Course designer Uliano Vezzini set a very twisty course if 15 jumping efforts in a time allowed of 77 seconds for the first class for this round of the Individual Global Champions Tour. The top height of jumps for this round was 1.55m. Forty two riders took part. The top eleven all went clear so the clock became the deciding factor of who actually took the winner’s spot. That went to Andrea Schou riding Granate for Denmark, completing in 66.04 seconds. Omer Karaevli was second with 69.44 seconds riding Cheston de la Pomme d’Or for Turkey and the third was German rider – Hans Dieter Dreher riding Vestmalle des Cotis. Riders from fifteen nations came forward.
The Longines Grand Prix of Valenswaard had thirty one competitors to take on the 1.60m top jump height course, again set by Ulliano Vezzani. The time allowed was 85 seconds to complete the 16 jumping efforts. Nine of the runners went clear in the first round and went to the jump off. Edwina Alexander-Topps started them off for the jump off and had two poles down. As the rest followed, most had a pole down but one of the three to leave all the fences standing was Bliss Heers for the United States riding Antidote de Mars. She went round in 45.42 seconds. Michael Pender for Ireland riding HHS Calais came in a couple later; and he also went clear but in a faster time of 41.23 seconds. He was not to be beaten as there was only one other clear from the final to go, Philipp Weishaupt riding Coby for Germany. He didn’t quite manage to take the win, but ended in second with a clear in 42.71 seconds.
With just three of fifteen rounds to go in the Longines Champions Tour, the leader board remained unchanged since London, held a week before. Christian Ahlmann was in the lead on a total of 236 points for Germany with Pieter Devos for Belgium in second on 198 points. On 195, Ben Maher from Great Britain was in third closely followed by Edwina Alexander-Topps for Australia. The final three rounds are to be held in Rome, then New York and finally Riyadh.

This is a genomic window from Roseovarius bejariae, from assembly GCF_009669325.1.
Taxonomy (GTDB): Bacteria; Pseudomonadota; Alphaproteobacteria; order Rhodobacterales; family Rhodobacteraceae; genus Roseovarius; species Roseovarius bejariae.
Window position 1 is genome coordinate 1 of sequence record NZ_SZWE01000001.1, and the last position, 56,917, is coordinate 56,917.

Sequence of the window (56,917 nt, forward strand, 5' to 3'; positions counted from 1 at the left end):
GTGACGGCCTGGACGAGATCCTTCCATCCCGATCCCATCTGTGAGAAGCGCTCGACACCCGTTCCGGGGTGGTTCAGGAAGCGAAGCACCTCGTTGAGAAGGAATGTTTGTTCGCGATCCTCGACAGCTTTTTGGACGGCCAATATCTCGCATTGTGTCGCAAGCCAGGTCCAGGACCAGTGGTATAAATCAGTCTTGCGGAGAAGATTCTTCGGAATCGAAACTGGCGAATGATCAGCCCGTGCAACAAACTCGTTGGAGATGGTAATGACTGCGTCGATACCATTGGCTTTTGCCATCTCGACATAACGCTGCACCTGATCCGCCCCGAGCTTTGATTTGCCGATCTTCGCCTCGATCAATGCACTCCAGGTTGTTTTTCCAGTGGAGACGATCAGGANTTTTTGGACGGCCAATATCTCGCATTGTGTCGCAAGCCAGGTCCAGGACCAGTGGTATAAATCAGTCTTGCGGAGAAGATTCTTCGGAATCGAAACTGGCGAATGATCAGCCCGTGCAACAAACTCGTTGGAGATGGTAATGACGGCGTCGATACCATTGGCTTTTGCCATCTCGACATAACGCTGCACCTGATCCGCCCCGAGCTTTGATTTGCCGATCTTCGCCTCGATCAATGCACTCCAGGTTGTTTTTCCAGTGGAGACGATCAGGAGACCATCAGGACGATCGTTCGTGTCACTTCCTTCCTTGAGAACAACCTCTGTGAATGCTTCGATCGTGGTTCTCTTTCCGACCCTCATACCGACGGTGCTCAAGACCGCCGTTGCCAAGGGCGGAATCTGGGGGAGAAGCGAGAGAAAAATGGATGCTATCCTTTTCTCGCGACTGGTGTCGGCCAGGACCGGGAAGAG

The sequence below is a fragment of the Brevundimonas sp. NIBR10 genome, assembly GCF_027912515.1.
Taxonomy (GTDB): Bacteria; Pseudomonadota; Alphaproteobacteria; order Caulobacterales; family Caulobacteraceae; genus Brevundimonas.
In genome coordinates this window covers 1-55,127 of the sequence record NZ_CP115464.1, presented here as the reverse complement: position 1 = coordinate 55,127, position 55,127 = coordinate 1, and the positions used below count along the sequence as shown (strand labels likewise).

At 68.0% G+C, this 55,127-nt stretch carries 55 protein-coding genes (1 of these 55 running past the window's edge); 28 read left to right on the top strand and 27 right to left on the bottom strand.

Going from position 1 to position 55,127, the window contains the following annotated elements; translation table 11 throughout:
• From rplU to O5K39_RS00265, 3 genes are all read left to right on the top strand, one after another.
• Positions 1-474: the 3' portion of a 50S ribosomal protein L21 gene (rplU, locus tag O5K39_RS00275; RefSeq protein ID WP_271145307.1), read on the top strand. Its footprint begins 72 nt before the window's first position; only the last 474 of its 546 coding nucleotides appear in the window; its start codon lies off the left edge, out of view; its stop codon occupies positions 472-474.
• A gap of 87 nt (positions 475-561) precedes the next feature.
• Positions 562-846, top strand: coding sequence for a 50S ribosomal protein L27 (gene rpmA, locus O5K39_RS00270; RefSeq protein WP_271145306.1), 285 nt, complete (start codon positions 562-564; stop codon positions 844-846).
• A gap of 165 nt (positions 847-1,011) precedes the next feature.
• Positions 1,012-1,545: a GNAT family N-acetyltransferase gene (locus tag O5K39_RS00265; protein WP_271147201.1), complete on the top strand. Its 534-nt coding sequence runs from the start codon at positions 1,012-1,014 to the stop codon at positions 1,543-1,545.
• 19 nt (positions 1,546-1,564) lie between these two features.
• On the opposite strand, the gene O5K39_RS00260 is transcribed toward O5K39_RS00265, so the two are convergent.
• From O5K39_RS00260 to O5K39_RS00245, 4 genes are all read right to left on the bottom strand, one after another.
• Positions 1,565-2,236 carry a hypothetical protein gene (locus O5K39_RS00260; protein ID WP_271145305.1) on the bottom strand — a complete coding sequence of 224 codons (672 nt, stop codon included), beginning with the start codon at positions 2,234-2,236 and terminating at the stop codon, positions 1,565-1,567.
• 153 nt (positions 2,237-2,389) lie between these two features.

The Rolex Grand Prix supported by Audi was the final class of the week in a week of FEI classes from 2 to 5 star. There were 44 to start in this final Grand Prix, representing fourteen nations from across the globe. Gregory Bodo from France designed a usual type of course for a Grand Prix with the top height at 1.6m with 17 jumping efforts required. The time allowed was 82 seconds. Steve Guerdat from Switzerland was the trail finder and came away with the first of only seven clears in the first round. In the jump off, six of the seven, including Guerdat jumped another clear. One of the last into the arena was Peder Fredricson for Sweden riding his World Equestrian gelding – Catch Me Not. The 16 year old Swedish Warm Blood completed the jump off in the fastest time of 32.61 seconds. Eduardo Pereira De Menezes a Brazilian rider who has been near or near about the top in Grand Prix recently was second riding H5 Chaganus in 32.91 seconds. The final podium place was taken by Harrie Smolders from the Netherlands, another rider in top form recently, riding Uricas V/D Kattevennen in 33.54 seconds. The winner received 65,000 euros in prize money along with a voucher of 100,000 euros from Audi. The other two double clear rounds were from Denis Lynch for Ireland and Nicholas Pizzaro from Mexico.
The editor Bernard Simpson has been involved with horses and the industry for over 40 years. Together with his wife, he bred many flat racehorses including some which were Royal Ascot winners. He is also experienced in equine media using video, photography and journalism. Bernard currently lives in Wiltshire. He and guest authors now present this blog and hope you like our articles.